COVID-19 A data perspective

COVID-19: A data perspective: Explore key economic trends and social challenges that arise as the COVID-19 situation evolves.

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  • 11-626-X2019007

    This article in the Economic Insights series provides users with an integrated summary of recent changes in output, employment, household demand, international trade and prices. Organized as a statistical summary of major indicators, the report is designed to inform about recent developments in the Canadian economy, highlighting major changes in the economic data during the second half of 2017 and early 2018. Unless otherwise noted, the tabulations presented in this report are based on seasonally adjusted data available as of April 17, 2019.

    Release date: 2019-04-29

  • 13-605-X201700154890

    Canada exports over $500 billion worth of merchandise trade annually. This reliance on foreign markets contributes undeniably to Canadian economic activity. However, there are a number of ways of analyzing Canada’s international trade, beyond simply measuring dollar values. One way, that often receives little attention, is to look at the degree of export diversification. Simply put, does an economy have one large customer or multiple customers, or does a country export one product or multiple products?

    Release date: 2018-01-31

  • 11-626-X2012006

    This article in the Economic Insights series is based on the research paper Natural Resources, the Terms of Trade, and Real Income Growth in Canada: 1870 to 2010. The research paper examines the importance of resource products in Canada's trade and real income growth.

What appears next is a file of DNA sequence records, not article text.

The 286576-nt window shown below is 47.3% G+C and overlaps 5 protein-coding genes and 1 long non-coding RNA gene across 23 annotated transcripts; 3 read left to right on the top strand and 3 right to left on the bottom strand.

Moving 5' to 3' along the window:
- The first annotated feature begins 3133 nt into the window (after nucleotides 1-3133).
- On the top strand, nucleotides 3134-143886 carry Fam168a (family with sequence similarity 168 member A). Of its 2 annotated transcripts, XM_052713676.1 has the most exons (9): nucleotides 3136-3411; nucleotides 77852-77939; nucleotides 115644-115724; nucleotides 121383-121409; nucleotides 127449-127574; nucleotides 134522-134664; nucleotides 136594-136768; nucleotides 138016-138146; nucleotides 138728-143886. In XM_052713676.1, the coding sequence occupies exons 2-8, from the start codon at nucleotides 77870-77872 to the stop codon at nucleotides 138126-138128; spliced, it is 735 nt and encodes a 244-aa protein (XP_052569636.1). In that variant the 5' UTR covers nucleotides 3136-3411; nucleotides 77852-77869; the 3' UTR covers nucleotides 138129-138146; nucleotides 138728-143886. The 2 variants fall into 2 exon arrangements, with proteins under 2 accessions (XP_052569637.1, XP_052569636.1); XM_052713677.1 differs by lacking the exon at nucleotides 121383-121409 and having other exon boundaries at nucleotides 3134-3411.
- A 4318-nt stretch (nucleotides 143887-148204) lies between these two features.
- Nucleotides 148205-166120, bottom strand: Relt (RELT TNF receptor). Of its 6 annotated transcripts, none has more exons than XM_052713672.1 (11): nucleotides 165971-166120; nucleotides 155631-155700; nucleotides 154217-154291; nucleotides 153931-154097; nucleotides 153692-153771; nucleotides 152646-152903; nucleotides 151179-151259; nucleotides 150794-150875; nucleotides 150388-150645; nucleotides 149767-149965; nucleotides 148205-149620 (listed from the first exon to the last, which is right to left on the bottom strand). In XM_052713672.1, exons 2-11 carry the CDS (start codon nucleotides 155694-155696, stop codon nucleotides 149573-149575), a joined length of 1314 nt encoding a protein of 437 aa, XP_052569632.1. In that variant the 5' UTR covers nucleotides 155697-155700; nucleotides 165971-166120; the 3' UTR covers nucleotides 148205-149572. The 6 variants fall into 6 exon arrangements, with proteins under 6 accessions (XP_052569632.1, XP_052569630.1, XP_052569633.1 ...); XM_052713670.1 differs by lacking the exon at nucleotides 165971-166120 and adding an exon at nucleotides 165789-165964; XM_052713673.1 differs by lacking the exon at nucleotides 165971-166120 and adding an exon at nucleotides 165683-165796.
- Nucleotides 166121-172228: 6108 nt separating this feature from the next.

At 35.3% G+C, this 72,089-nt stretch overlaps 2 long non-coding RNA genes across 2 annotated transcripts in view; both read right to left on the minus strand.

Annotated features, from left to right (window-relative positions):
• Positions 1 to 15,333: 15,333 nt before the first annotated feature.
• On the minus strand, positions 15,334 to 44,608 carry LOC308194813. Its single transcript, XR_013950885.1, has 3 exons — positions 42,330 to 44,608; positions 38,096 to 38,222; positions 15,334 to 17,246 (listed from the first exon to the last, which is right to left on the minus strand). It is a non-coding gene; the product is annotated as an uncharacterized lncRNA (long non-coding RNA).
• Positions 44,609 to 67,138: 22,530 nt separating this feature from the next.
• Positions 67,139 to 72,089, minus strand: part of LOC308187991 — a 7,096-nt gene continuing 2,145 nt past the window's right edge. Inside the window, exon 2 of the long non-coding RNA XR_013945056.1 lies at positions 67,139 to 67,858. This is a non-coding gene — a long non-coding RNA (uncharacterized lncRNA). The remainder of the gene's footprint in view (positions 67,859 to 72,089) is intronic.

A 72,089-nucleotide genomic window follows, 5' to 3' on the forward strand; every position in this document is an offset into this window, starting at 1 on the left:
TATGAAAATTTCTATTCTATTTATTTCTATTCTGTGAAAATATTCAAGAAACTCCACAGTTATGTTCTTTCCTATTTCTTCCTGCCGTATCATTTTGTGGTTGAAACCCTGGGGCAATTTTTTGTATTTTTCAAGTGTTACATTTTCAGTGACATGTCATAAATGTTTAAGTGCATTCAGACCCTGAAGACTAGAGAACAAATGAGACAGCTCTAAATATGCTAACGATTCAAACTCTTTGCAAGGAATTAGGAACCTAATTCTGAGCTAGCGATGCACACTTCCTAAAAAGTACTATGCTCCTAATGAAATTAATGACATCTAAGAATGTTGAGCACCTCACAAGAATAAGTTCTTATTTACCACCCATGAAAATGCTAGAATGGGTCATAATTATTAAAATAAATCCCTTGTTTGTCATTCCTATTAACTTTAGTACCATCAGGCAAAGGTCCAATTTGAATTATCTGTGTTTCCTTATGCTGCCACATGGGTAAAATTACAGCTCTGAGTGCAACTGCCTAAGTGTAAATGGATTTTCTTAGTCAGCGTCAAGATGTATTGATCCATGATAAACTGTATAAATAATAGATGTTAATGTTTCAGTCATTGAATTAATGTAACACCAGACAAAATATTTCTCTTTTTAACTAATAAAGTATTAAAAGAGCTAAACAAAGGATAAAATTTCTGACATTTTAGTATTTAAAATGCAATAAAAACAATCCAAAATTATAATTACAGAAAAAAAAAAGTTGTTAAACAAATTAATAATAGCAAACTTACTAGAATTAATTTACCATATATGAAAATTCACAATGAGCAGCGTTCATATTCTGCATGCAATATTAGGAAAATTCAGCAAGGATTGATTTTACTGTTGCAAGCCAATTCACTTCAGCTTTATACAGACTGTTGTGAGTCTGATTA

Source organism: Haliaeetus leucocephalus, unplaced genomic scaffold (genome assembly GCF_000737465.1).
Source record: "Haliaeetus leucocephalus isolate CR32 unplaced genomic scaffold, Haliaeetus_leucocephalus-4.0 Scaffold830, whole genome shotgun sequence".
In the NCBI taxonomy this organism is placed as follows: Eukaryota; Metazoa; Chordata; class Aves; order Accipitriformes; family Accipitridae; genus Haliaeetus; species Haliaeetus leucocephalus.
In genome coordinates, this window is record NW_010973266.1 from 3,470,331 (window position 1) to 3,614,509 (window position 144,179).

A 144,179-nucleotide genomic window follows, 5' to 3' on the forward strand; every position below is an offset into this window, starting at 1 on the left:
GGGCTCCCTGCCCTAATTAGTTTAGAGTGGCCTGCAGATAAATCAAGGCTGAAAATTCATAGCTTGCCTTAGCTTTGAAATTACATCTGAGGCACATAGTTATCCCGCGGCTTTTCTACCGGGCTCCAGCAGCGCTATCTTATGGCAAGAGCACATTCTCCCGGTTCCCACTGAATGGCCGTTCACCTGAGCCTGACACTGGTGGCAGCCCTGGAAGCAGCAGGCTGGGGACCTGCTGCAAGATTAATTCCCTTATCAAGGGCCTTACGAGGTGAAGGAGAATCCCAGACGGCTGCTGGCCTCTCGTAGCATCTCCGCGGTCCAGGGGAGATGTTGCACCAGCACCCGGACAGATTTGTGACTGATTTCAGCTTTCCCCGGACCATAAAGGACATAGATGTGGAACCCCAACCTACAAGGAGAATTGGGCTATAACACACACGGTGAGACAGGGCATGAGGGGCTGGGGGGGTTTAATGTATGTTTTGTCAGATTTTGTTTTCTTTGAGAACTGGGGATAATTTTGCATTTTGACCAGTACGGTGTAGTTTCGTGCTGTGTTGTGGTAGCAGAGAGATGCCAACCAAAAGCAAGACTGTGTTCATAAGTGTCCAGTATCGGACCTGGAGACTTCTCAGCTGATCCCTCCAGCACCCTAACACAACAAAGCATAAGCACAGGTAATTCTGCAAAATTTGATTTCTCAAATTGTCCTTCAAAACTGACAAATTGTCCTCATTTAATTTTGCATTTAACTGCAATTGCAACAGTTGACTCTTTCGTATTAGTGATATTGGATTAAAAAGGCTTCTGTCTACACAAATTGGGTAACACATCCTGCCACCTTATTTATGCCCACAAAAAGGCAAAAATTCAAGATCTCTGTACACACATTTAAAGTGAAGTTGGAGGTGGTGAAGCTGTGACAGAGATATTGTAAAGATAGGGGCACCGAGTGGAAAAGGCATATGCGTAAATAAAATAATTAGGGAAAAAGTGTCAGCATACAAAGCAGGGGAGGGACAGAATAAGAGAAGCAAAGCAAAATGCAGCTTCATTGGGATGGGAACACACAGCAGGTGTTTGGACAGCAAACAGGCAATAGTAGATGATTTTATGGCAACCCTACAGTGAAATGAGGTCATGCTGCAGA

Release date: 2012-04-23

  • 65-507-M2010009

    This issue presents importer statistics from 2002 to 2007 including the number of importers, the value of their imports by industry, importer size, origin and province of residence. The data in this issue are at the establishment level and are derived from the Importer Register Database.

    Release date: 2010-06-25

  • 65-507-M2010008

    This issue presents exporter statistics from 1993 to 2007 including the number of exporters, the value of their domestic exports by industry, exporter size, destination and province of residence as well as employment statistics of exporting establishments for the year 2007. The data in this issue are at the establishment level and are derived from the Exporter Register Database.

    Release date: 2010-01-27

  • 11-624-M2008021

    The present study illustrates the differential impact on regional economies of relative price changes stemming from commodity price movements, exchange rate changes and changes in international manufactured goods prices. It focuses on Canadian provinces, which are a large, geographically distributed federation of regional economies with widely differing economic bases. In this regard, the study illuminates an important method for examining regional economic performance that is particularly well suited to federations such as Russia or the European Monetary Union, or to large countries such as the United States.

    Release date: 2008-11-18

  • 11-010-X200800110510